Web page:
What are dubia? Meaning explained as Pope Francis issues a response 

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Pope Francis responded to the five dubia that were sent to him in July. (Image via Getty)

In July 2023, the head of the Catholic Church, Pope Francis, received “dubia” from five Cardinals, to which he responded subsequently. On Monday, October 2, 2023, Pope Francis's response to the "dubia" was published on the website of The Dicastery for the Doctrine of the Faith.

For those uninitiated, “dubia” refers to doubts or questions. The dubia received by Pope Francis was sent by Cardinals Walter Brandmuller, Raymond Leo Burke, Juan Sandoval Iniquez, Robert Sarah, and Joseph Zen Ze-Kiun, according to Vatican News.

While the dubia were in Italian, the Pope’s responses were in Spanish. The dubia were related to the interpretation of the Divine Revelation, the blessing of same-s*x unions, synodality as a constitutive dimension of the Church, the priestly ordination of women, and repentance as a necessary condition for sacramental absolution, reported the aforementioned news outlet.

The National Catholic Register put in English the Pope’s responses to the dubia. Pope Francis said that the Catholic Church should revisit the possibility of blessing same-s*x couples while also stating that the Vatican still believes that the union should happen between a man and a woman, which results in procreation. He also left the matter to each priest's own discretion and said it should be dealt with on a "case-by-case basis."

As for the interpretation of the Divine Revelation, the Pope said that historical and cultural conditioning to develop the doctrines should not be considered. Rather, the interpretation should be done in light of the “perennial truth of the inalienable dignity of the human person.”

On the matter of the synod’s authority, the Pope refrained from directly addressing the dubium but reaffirmed his opinion that the Catholic Church is inherently synodal and hinted that all Catholics should choose to be involved in church practices. The Pope further mentioned that while the topic of women’s priesthood in Catholicism must be subjected to further study, as of now, Catholics must accept the established custom.

Finally, the Pope responded positively to the concept of repentance for sacramental absolution but said that the matter was not at all technical and that all those ordained should spend their period of penitence “in pastoral care for the unconditional love of God.”

Dubia is a Latin word and the plural of dubium

As per the Catholic News Agency, or CNA, the term “dubia” is the plural of “dubium” and literally means “doubts” in Latin. However, broadly explained, the word means “questions that seek clarification.”

CNA cites that they are often a “request for clarity” from the office of the Roman Catholic Church on matters including Church teaching, liturgy, or interpreting canon law. Usually, dubia generate from everyday issues of Church governance as well as liturgical and sacramental practice and are typical aspects of the interaction between the Vatican and the Catholic dioceses worldwide.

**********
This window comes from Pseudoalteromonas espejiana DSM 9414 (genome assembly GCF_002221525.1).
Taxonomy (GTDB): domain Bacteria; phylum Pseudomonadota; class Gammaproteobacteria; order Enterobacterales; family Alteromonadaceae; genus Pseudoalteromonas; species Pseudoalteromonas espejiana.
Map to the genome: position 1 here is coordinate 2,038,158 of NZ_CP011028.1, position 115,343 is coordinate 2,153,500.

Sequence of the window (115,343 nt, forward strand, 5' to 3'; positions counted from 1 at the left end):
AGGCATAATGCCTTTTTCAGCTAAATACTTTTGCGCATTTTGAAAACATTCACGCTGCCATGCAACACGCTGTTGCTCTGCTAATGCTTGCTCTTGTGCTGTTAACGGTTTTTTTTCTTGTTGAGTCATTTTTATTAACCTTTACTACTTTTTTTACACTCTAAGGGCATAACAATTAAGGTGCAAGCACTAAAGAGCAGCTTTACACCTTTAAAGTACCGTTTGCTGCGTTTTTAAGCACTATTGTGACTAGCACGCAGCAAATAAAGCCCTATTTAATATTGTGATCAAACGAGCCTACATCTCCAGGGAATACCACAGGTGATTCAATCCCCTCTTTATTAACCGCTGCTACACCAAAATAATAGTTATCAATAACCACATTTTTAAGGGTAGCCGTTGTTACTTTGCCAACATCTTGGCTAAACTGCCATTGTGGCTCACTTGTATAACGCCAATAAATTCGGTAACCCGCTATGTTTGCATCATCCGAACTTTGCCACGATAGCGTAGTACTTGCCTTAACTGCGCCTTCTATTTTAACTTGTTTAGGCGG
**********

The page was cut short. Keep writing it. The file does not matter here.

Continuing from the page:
As per CNA, dubia is often sent to either of the three Vatican offices, namely the Dicastery (Congregation) for the Doctrine of the Faith, the Dicastery for Divine Worship and the Discipline of the Sacraments, or the Dicastery for Legislative Texts. The aim is primarily to interpret or redefine the meaning and application of a canon in the Code of Canon Law.

A few major examples from recent times include: “Can the title of minor basilica be granted to a cathedral?” or “Are Mormon baptisms valid?” While the former was submitted to the Congregation of Divine Worship, the latter was sent to the Congregation for the Doctrine of the Faith.

There is, as such, no rule as to who can send dubia, as long as the individual is a Catholic. However, they are mainly submitted by cardinals, bishops, and Catholic communities.

What’s interesting is that the Vatican is not obligated to respond to any dubium. However, in most cases, a reply is issued, but in “a manner or through a representative of [their] choosing.” The tradition is that a “Responsum ad dubium” or “a response to the doubt,” is formally released, and the answer to it can either be a “yes” or a “no” with added anecdotes.

While in most cases, responses are revealed publicly, giving them a formal and heavy weight, some may be private, meaning they aren’t universally applicable and carry less relevance. In fact, the Dicastery for Divine Worship has its own bimonthly publication called Notitiae where the responses are often printed.


A famous dubium from the 21st century was: “Does the Church have the power to give the blessing to unions of persons of the same s*x?” that first came out in 2021. Back then, Pope Francis chose to answer it in the negative, which was released publicly by the Congregation for the Doctrine of the Faith and was hugely criticized by Catholic progressives.

It is important to note that a series of five questions were issued in 2016, like this year. However, so far, the Pope has refrained from responding to them.

Edited by Babylona Bora
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